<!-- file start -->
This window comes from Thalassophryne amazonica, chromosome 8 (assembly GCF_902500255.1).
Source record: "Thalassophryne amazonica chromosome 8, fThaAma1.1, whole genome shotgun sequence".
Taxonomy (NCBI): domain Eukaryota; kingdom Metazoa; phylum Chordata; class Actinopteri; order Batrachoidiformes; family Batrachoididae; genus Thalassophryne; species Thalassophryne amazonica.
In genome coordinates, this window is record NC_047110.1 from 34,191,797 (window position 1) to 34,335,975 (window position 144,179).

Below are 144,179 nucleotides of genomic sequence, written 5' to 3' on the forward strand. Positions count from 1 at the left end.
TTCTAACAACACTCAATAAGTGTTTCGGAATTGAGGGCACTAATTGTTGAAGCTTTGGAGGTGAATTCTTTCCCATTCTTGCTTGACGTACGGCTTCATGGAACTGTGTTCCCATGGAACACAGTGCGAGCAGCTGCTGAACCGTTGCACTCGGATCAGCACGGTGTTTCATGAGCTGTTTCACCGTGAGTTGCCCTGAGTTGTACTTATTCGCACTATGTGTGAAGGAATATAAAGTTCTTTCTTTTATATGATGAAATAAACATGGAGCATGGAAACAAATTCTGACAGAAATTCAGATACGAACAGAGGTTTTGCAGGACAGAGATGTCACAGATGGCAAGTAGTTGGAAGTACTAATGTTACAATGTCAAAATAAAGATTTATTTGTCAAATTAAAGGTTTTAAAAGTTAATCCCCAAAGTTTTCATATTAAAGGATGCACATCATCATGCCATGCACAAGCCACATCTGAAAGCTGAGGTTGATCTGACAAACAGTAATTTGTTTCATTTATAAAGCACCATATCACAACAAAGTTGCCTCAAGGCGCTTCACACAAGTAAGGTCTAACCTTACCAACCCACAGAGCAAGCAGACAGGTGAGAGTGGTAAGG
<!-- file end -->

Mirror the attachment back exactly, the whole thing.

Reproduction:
This window comes from Thalassophryne amazonica, chromosome 8 (assembly GCF_902500255.1).
Source record: "Thalassophryne amazonica chromosome 8, fThaAma1.1, whole genome shotgun sequence".
Taxonomy (NCBI): domain Eukaryota; kingdom Metazoa; phylum Chordata; class Actinopteri; order Batrachoidiformes; family Batrachoididae; genus Thalassophryne; species Thalassophryne amazonica.
In genome coordinates, this window is record NC_047110.1 from 34,191,797 (window position 1) to 34,335,975 (window position 144,179).

Below are 144,179 nucleotides of genomic sequence, written 5' to 3' on the forward strand. Positions count from 1 at the left end.
TTCTAACAACACTCAATAAGTGTTTCGGAATTGAGGGCACTAATTGTTGAAGCTTTGGAGGTGAATTCTTTCCCATTCTTGCTTGACGTACGGCTTCATGGAACTGTGTTCCCATGGAACACAGTGCGAGCAGCTGCTGAACCGTTGCACTCGGATCAGCACGGTGTTTCATGAGCTGTTTCACCGTGAGTTGCCCTGAGTTGTACTTATTCGCACTATGTGTGAAGGAATATAAAGTTCTTTCTTTTATATGATGAAATAAACATGGAGCATGGAAACAAATTCTGACAGAAATTCAGATACGAACAGAGGTTTTGCAGGACAGAGATGTCACAGATGGCAAGTAGTTGGAAGTACTAATGTTACAATGTCAAAATAAAGATTTATTTGTCAAATTAAAGGTTTTAAAAGTTAATCCCCAAAGTTTTCATATTAAAGGATGCACATCATCATGCCATGCACAAGCCACATCTGAAAGCTGAGGTTGATCTGACAAACAGTAATTTGTTTCATTTATAAAGCACCATATCACAACAAAGTTGCCTCAAGGCGCTTCACACAAGTAAGGTCTAACCTTACCAACCCACAGAGCAAGCAGACAGGTGAGAGTGGTAAGG